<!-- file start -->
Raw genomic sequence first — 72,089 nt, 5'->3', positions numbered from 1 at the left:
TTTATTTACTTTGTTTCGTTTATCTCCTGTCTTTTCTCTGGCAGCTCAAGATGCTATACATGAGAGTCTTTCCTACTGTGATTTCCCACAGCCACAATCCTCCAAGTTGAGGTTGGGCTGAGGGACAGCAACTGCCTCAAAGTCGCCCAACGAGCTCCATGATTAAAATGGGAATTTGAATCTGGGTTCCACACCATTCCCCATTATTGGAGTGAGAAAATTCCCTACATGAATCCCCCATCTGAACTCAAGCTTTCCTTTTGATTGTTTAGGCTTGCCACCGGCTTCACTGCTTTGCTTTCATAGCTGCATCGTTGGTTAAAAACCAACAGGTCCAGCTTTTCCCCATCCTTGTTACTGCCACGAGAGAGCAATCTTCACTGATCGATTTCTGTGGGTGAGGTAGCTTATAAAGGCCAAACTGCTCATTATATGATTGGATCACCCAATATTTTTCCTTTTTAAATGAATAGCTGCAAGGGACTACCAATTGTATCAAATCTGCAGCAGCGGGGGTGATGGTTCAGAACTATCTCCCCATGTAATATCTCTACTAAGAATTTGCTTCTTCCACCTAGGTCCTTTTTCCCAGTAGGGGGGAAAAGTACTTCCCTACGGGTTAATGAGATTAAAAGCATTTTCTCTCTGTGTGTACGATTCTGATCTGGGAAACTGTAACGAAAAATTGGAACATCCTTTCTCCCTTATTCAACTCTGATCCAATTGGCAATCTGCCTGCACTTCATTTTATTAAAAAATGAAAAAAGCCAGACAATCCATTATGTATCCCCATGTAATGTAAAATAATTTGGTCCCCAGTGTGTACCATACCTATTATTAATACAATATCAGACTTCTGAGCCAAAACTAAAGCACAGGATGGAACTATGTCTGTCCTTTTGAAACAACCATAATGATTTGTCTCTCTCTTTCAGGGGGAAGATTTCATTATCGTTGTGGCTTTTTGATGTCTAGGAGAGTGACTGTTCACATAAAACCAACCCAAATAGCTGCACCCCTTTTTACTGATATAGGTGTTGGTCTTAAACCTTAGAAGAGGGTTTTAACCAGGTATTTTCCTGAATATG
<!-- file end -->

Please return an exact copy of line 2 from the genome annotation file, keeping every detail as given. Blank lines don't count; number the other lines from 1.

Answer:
TTTATTTACTTTGTTTCGTTTATCTCCTGTCTTTTCTCTGGCAGCTCAAGATGCTATACATGAGAGTCTTTCCTACTGTGATTTCCCACAGCCACAATCCTCCAAGTTGAGGTTGGGCTGAGGGACAGCAACTGCCTCAAAGTCGCCCAACGAGCTCCATGATTAAAATGGGAATTTGAATCTGGGTTCCACACCATTCCCCATTATTGGAGTGAGAAAATTCCCTACATGAATCCCCCATCTGAACTCAAGCTTTCCTTTTGATTGTTTAGGCTTGCCACCGGCTTCACTGCTTTGCTTTCATAGCTGCATCGTTGGTTAAAAACCAACAGGTCCAGCTTTTCCCCATCCTTGTTACTGCCACGAGAGAGCAATCTTCACTGATCGATTTCTGTGGGTGAGGTAGCTTATAAAGGCCAAACTGCTCATTATATGATTGGATCACCCAATATTTTTCCTTTTTAAATGAATAGCTGCAAGGGACTACCAATTGTATCAAATCTGCAGCAGCGGGGGTGATGGTTCAGAACTATCTCCCCATGTAATATCTCTACTAAGAATTTGCTTCTTCCACCTAGGTCCTTTTTCCCAGTAGGGGGGAAAAGTACTTCCCTACGGGTTAATGAGATTAAAAGCATTTTCTCTCTGTGTGTACGATTCTGATCTGGGAAACTGTAACGAAAAATTGGAACATCCTTTCTCCCTTATTCAACTCTGATCCAATTGGCAATCTGCCTGCACTTCATTTTATTAAAAAATGAAAAAAGCCAGACAATCCATTATGTATCCCCATGTAATGTAAAATAATTTGGTCCCCAGTGTGTACCATACCTATTATTAATACAATATCAGACTTCTGAGCCAAAACTAAAGCACAGGATGGAACTATGTCTGTCCTTTTGAAACAACCATAATGATTTGTCTCTCTCTTTCAGGGGGAAGATTTCATTATCGTTGTGGCTTTTTGATGTCTAGGAGAGTGACTGTTCACATAAAACCAACCCAAATAGCTGCACCCCTTTTTACTGATATAGGTGTTGGTCTTAAACCTTAGAAGAGGGTTTTAACCAGGTATTTTCCTGAATATG